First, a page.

party driven out to sea, and not being able to reach the coast till
nightfall, at a place where they got shelter but nothing to eat.
They were mentally at ease and conscious of safety, but all were
troubled with visions that were half dreams and half hallucinations.
The cases of visions following protracted wakefulness are well known,
and I have collected a few of them myself. I have already spoken of
the maddening effect of solitariness: its influence may be inferred
from the recognised advantages of social amusements in the treatment
of the insane. It follows that the spiritual discipline undergone
for purposes of self-control and self-mortification, have also the
incidental effect of producing visions. It is to be expected that
these should often bear a close relation to the prevalent subjects
of thought, and although they may be really no more than the
products of one portion of the brain, which another portion of the
same brain is engaged in contemplating, they often, through error,
receive a religious sanction. This is notably the case among
half-civilised races.

The number of great men who have been once, twice, or more frequently,
subject to hallucinations is considerable. A list, to which it would
be easy to make large additions, is given by Brierre de Boismont
(_Hallucinations_, etc., 1862), from whom I translate the following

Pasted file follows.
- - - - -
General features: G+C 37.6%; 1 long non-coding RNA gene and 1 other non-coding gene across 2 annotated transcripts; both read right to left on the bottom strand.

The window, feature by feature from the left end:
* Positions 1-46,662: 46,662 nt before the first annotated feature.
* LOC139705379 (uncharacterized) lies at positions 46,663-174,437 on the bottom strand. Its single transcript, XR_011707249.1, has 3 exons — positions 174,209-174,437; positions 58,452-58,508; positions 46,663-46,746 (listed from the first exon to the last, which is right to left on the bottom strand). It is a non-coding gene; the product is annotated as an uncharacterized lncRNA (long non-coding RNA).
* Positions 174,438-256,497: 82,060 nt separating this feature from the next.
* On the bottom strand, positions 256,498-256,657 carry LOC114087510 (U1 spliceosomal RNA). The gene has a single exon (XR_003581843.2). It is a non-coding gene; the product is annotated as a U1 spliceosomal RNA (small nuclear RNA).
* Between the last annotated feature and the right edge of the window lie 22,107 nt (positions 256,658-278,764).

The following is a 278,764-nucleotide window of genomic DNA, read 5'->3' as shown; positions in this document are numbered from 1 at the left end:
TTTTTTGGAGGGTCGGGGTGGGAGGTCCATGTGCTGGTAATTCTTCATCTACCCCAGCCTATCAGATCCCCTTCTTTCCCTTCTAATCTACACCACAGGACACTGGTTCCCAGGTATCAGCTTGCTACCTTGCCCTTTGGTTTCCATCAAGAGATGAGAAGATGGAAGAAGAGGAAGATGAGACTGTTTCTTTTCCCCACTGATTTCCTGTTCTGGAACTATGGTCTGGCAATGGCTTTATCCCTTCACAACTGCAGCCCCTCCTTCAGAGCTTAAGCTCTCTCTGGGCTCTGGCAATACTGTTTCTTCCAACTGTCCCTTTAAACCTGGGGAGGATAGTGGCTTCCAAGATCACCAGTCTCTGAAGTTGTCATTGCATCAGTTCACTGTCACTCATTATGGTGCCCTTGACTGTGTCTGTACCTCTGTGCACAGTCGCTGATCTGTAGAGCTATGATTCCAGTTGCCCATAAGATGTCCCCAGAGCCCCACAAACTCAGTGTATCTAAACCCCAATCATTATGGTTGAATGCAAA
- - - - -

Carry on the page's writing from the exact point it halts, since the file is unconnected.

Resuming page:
account of the star of the first Napoleon, which he heard,
second-hand, from General Rapp:--

"In 1806 General Rapp, on his return from the siege of Dantzic,
having occasion to speak to the Emperor, entered his study without
being announced. He found him so absorbed that his entry was
unperceived. The General seeing the Emperor continue motionless,
thought he might be ill, and purposely made a noise. Napoleon
immediately roused himself, and without any preamble, seizing Rapp
by the arm, said to him, pointing to the sky, 'Look there, up there.'
The General remained silent, but on being asked a second time, he
answered that he perceived nothing. 'What!' replied the Emperor,
'you do not see it? It is my star, it is before you, brilliant;'
then animating by degrees, he cried out, 'it has never abandoned me,
I see it on all great occasions, it commands me to go forward, and
it is a constant sign of good fortune to me.'"